The process of the freed improviser is carrying out from the musical impetus, be it motivic, sonorous, gestural, energy, extramusical, or other. Whatever that impetus may be the freed improviser becomes the channel for its course. I experience the first presented piano piece as motivic, dynamic, cerebrally clear and feeling very much like a composition, with a hint of searching within the phrasing, for just that dynamic, tone or combinations of tones, fragment of something previously stated that may include a silence or sounds that have included silences, a place in a musical range, a dynamic and situations around dynamics, an under or overcurrent of energy, use of layers to the foreground and midgrounds containing threads of the musical impetus that produce the strongest impact. This means is active for the duration of the recording.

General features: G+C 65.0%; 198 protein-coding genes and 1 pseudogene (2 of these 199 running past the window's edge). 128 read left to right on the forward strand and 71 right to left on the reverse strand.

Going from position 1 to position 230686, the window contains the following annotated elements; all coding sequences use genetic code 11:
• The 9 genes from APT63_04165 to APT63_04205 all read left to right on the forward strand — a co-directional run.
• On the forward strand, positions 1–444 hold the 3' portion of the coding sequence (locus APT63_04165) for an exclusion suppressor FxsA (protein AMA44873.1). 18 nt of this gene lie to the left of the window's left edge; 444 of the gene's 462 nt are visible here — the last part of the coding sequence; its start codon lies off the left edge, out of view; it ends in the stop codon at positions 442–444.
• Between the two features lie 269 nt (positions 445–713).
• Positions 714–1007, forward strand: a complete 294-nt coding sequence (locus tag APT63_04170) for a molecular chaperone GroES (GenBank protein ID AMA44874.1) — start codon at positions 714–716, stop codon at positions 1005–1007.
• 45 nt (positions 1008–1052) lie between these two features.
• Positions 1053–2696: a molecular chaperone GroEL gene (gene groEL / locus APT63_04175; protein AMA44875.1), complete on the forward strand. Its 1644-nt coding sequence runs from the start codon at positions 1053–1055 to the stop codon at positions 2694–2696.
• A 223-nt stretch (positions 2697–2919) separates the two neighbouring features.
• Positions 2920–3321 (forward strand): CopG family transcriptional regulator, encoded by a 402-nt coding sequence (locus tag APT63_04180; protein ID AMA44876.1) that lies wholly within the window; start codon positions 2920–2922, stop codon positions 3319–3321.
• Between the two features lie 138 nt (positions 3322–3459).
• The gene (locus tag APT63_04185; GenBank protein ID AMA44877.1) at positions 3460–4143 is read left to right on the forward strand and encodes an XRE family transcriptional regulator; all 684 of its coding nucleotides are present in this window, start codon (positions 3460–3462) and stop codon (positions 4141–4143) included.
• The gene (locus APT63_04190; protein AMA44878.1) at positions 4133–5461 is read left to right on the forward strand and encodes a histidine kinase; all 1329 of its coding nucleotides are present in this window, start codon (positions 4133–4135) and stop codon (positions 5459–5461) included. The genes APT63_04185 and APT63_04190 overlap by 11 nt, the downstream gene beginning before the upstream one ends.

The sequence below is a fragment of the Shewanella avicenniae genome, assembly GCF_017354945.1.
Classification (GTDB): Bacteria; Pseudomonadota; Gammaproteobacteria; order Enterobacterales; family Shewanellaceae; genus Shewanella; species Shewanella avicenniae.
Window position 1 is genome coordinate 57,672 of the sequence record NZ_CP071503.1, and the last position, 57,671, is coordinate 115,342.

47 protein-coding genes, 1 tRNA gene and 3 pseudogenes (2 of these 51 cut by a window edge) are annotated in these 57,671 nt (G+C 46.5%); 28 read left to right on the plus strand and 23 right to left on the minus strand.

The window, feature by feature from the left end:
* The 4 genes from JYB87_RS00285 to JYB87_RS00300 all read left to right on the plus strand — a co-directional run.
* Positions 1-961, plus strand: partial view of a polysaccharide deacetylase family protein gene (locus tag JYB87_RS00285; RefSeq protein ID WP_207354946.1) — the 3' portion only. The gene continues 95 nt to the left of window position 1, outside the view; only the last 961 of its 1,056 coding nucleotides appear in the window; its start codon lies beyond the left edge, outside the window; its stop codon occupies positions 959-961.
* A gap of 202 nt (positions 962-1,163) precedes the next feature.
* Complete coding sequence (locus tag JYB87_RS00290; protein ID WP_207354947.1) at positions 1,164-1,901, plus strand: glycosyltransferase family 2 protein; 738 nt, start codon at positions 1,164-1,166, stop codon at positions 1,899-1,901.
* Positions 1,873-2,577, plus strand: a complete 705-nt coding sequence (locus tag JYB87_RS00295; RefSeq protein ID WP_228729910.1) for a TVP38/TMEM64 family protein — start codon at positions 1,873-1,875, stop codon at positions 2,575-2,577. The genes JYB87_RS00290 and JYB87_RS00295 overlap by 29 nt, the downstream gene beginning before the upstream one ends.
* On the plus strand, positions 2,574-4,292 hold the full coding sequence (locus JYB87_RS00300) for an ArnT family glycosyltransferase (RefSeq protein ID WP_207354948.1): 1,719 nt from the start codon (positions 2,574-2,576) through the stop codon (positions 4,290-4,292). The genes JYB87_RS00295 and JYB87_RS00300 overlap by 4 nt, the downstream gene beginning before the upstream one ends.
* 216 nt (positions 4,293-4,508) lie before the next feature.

The tools of the craft are identifiable to those familiar with Dixon and Oxley. Bill's trumpet's motivic and melodic approach is expressed through carefully phrased lines and extended technique including toneless air through the horn; pitched and nonpitched tuneful or expressive vocal sounds including grunts, moans, pinched sounds and others (particularly in tracks 3 and 9); extended range pedal tones; also judicious use of reverb and echo. Oxley employs varying duration crescendo and decrescendo, space, and splashes of sounds as some of his musical tools in an uncluttered approach to full percussion playing. It is the context of the emotion, the feel of the session, the sense of being tuned in and receptive, this product of the musical sensibilities that defines Papyrus, two musicians as a duo and with the use of overdubbing, trio, and the richness produced within an ostensible economy of means. Tracks 1, 6, 8, and 12 are piano solos; tracks 2-5, 9-11 are trumpet, percussion duets with track 3 and 9 having extended areas of solo trumpet; track 7 has Bill overdubbing trumpet and/or piano with Oxley on percussion. Percussion appears as a voice, at various times providing rhythm, colors, punctuation, points of drama in the form of a variety of sonorities, dynamics, and timbre integral to the musical moments. Technique is on display in full, not only or necessarily in the sense of virtuosity, but also in the sense of matching sounds desired to the physical technique to produce them. Emotion is wide ranging, I sense controlled, contained emotion with moments of bursting through or surrendering. This setting provides Dixon's deeply personal style of improvisation/composition a powerful immediacy to the receptive listener.